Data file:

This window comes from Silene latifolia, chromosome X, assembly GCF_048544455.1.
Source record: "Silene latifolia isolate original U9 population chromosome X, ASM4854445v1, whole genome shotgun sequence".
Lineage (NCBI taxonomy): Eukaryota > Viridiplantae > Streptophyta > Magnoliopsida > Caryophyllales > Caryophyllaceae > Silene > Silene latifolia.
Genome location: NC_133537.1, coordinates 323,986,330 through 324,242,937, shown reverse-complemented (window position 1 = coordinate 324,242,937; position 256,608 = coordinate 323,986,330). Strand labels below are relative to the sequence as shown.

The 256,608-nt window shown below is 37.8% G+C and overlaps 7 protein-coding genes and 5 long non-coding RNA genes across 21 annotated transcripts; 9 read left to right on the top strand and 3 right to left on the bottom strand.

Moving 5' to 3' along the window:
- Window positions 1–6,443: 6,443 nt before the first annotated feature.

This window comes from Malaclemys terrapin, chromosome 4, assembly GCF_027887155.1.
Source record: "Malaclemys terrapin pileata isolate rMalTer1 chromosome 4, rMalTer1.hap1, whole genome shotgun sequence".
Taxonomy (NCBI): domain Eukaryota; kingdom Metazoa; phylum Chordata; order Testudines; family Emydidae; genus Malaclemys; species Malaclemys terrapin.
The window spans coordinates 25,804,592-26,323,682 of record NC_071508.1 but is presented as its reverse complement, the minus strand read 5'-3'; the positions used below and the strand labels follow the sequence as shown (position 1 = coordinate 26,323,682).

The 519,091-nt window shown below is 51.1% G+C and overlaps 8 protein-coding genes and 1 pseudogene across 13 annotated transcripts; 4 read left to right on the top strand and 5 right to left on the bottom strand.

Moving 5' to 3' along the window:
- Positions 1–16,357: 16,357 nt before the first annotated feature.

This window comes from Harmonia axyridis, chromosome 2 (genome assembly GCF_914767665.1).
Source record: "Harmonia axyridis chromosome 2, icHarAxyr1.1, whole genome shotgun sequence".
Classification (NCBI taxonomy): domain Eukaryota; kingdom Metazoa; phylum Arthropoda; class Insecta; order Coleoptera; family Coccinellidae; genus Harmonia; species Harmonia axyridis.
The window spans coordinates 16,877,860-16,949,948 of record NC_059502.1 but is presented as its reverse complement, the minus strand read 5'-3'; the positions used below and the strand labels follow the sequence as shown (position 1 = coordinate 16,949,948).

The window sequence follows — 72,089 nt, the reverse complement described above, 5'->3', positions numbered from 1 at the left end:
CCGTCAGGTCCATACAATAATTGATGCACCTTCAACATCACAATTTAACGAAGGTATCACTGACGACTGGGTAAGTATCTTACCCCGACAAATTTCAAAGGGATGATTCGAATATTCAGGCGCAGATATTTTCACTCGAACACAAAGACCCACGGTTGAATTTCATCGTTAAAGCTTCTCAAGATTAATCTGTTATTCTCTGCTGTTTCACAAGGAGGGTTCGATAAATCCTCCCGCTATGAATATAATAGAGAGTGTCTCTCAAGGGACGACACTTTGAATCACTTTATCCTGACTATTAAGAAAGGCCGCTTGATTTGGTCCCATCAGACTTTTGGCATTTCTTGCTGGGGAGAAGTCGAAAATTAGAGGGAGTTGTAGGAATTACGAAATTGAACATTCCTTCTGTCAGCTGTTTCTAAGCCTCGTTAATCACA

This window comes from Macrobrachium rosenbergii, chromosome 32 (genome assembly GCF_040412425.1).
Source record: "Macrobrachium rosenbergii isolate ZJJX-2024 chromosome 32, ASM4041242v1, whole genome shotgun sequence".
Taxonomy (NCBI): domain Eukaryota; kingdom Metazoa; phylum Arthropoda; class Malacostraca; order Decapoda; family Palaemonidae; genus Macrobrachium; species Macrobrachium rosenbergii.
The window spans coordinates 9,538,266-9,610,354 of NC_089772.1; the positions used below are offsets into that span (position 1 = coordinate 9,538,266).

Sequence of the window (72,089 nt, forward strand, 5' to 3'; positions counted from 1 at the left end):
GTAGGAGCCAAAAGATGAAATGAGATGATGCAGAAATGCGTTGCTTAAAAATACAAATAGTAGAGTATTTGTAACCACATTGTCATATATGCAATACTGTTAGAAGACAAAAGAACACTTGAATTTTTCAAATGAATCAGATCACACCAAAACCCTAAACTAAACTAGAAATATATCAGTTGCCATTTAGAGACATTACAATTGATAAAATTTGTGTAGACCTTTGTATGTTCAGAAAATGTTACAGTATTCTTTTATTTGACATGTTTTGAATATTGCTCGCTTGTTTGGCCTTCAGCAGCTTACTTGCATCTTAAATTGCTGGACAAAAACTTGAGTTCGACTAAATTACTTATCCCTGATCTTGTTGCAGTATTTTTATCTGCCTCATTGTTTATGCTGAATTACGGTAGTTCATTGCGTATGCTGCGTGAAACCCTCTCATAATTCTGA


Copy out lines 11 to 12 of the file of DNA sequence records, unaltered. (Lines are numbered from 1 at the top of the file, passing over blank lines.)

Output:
The window spans coordinates 25,804,592-26,323,682 of record NC_071508.1 but is presented as its reverse complement, the minus strand read 5'-3'; the positions used below and the strand labels follow the sequence as shown (position 1 = coordinate 26,323,682).

The 519,091-nt window shown below is 51.1% G+C and overlaps 8 protein-coding genes and 1 pseudogene across 13 annotated transcripts; 4 read left to right on the top strand and 5 right to left on the bottom strand.